In addition to job gains, the report also shows that companies are attracting and hiring a more diverse and inclusive workforce. Vangst reports that in the past year, “representation of the following marginalised groups has increased at all companies surveyed: Black/African Descent, Indigenous Peoples, Non-Binary, Disabled, and Veterans.”
Vangst’s 2021 Cannabis Industry Salary Guide is available online via a free download, but below we have summarised the salaries that are paid in the US market. To convert them to the prices that would be paid in a European country such as Spain, if the market were as developed as the North American one, all we need to do is to compare the average salary index of both countries, which in 2021 was $53,229 for Americans, compared to €26,832 for the Spanish, which is around half for the latter.
And taking into account that the euro is at its lowest value against the dollar since the beginning of the century (currently hovering around or below parity) you will be able to find out how much we would pay in our country for a similar job, simply by dividing the US figures by two.
Salary ranges of different professionals
Of course, as in any industry, salaries will vary based on geographic location, experience and other factors, but here is a sample of current jobs and pay ranges.
CEO: $229,000 to $471,600
Average Salary: $350,300 (an 11% increase from last year)
COO (Chief Operating Officer): $193,400 to $320,800
Average Salary: $257,100 (an increase of 10%)
Scientific Director: $165,000 to $252,300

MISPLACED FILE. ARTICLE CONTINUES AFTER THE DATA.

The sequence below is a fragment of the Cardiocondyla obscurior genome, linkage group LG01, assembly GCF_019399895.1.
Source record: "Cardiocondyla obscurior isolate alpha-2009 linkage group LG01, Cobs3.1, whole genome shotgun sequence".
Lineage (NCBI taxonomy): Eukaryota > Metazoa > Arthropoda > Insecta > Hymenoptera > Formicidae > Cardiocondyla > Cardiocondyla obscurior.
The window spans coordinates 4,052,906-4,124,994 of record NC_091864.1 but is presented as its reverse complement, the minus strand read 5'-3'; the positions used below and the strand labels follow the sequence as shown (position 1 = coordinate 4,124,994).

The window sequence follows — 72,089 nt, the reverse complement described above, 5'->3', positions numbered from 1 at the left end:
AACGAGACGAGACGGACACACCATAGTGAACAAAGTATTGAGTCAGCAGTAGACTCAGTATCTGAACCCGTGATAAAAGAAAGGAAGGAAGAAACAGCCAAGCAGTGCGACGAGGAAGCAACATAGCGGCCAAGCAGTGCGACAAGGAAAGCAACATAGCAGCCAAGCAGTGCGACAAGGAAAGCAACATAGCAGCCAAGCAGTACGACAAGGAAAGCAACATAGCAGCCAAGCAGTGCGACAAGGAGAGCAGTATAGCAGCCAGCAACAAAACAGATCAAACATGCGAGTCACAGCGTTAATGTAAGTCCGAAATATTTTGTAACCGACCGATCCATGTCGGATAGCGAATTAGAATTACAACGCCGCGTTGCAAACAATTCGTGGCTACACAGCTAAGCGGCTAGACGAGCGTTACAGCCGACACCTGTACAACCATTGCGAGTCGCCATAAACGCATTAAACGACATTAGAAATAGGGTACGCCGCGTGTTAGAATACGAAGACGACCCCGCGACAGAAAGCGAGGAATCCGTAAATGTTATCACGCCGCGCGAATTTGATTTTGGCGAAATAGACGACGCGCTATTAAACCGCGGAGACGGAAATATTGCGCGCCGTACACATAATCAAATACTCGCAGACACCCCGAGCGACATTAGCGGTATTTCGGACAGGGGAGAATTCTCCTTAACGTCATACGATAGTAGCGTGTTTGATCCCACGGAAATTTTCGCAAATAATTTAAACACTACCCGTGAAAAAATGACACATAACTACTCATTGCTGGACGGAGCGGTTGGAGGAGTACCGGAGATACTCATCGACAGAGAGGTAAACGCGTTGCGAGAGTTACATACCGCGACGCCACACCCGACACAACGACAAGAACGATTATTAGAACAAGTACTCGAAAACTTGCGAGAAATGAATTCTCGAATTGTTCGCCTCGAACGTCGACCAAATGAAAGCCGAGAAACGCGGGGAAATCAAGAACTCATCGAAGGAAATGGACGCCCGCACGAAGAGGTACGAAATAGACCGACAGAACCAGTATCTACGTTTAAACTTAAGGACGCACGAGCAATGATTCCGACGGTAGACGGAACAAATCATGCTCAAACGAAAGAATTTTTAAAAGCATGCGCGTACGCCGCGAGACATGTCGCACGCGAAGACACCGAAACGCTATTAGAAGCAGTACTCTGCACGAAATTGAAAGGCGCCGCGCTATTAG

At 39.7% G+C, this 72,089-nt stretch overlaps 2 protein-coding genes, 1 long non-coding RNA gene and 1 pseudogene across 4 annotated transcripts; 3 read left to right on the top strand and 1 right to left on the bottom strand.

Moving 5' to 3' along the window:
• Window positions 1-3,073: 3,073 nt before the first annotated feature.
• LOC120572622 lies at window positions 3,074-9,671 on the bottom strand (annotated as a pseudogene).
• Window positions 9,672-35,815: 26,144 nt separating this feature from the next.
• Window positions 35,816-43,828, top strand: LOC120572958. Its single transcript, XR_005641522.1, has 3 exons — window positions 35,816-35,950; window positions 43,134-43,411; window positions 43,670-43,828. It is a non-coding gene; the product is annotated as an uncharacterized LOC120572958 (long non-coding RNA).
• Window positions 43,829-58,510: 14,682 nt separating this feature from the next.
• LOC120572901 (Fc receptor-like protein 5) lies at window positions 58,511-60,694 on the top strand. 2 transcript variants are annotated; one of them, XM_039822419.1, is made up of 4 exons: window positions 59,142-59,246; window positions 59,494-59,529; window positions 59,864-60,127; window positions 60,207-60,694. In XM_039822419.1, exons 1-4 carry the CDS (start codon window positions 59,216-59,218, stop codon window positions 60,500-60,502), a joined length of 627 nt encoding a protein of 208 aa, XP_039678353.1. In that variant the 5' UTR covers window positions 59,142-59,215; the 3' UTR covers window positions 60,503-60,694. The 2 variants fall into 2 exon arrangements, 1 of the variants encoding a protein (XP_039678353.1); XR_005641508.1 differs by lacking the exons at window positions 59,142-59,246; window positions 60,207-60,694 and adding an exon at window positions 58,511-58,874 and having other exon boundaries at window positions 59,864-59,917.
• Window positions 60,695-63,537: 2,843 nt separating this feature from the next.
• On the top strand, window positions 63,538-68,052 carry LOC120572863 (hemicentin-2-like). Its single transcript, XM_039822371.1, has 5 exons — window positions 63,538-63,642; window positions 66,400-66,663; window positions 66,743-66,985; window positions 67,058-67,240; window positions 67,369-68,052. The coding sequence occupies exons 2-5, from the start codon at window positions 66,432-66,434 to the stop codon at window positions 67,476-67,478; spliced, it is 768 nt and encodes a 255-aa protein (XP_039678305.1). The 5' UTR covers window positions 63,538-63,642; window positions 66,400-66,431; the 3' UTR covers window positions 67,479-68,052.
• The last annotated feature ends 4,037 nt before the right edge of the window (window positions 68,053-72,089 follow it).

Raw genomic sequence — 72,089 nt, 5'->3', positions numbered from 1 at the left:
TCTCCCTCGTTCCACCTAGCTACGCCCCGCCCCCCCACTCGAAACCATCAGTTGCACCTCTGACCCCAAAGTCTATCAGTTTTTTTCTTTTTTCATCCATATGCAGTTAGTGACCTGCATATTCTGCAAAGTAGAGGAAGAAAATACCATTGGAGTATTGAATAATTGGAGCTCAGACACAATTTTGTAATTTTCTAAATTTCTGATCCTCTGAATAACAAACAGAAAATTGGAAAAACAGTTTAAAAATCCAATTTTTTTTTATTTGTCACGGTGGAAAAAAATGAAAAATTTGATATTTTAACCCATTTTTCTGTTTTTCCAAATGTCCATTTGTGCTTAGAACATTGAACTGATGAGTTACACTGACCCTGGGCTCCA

Average Salary: $208,650 (an 11% increase)
Director Legal Department: $131,400 to $237,500
Average Salary: $184,450 (an increase of 9%)
Vice President of Cultivation: $137,000 to $281,300
Average Salary: $209,150 (an 11% increase)
Grow Manager: $93,000 to $186,500
Average Salary: $139,750 (an increase of 10%)
Operations Manager: $59,000 to $97,800
Average Salary: $78,400 (an increase of 10%)
Extraction Director: $89,500 to $171,000
Average salary: $130,250 (a 10% increase)
Extraction Lab Manager: $67,000 to $105,000
Average Salary: $86,000 (an 8% increase)
Test Lab Manager: $115,000 to $144,500
Average salary: $129,750 (an increase of 6%)
Chemist: $63,000 to $92,700
Average salary: $77,850 (a 5% increase)
Vice President of Operations: $137,800 to $251,200
Average Salary: $194,500 (an increase of 10%)
Vice President of Product Development: $115,000 to $225,000
Average Salary: $170,000 (an 11% increase)
Warehouse Technician: $59,000 to $74,500
Average Salary: $66,750 (an increase of 6%)
Vice President of Retail (Multi-State): $162,000 to $252,000
Average salary: $207,000 (an increase of 9%)
Director of Retail Sales: $116,000 to $161,400
Average salary: $138,700 (a 5% increase)
General Manager: $85,000 to $120,000
Average salary: $102,500 (a 7% increase)
Dispensary Manager: $76,500 to $103,800
Average Salary: $90,150 (an increase of 6%)
Dispensary Assistant Manager: $57,100 to $79,500
Average Salary: $68,300 (an increase of 6%)
Sales and Marketing
Vice President of Sales: $114,000 to $190,600
Average salary: $152,300 (a 5% increase)
Sales Area Manager: $75,000 to $123,800
Average salary: $99,400 (a 10% increase)
Sales Representative: $52,800 to $71,500
Average salary: $62,150 (a 4% increase)
Source: Vangst Cannabis Industry Salary Guide
The articles published by Alchimiaweb, S.L. are reserved for adult clients only. We would like to remind our customers that cannabis seeds are not listed in the European Community catalogue. They are products intended for genetic conservation and collecting, in no case for cultivation. In some countries it is strictly forbidden to germinate cannabis seeds, other than those authorised by the European Union. We recommend our customers not to infringe the law in any way, we are not responsible for their use.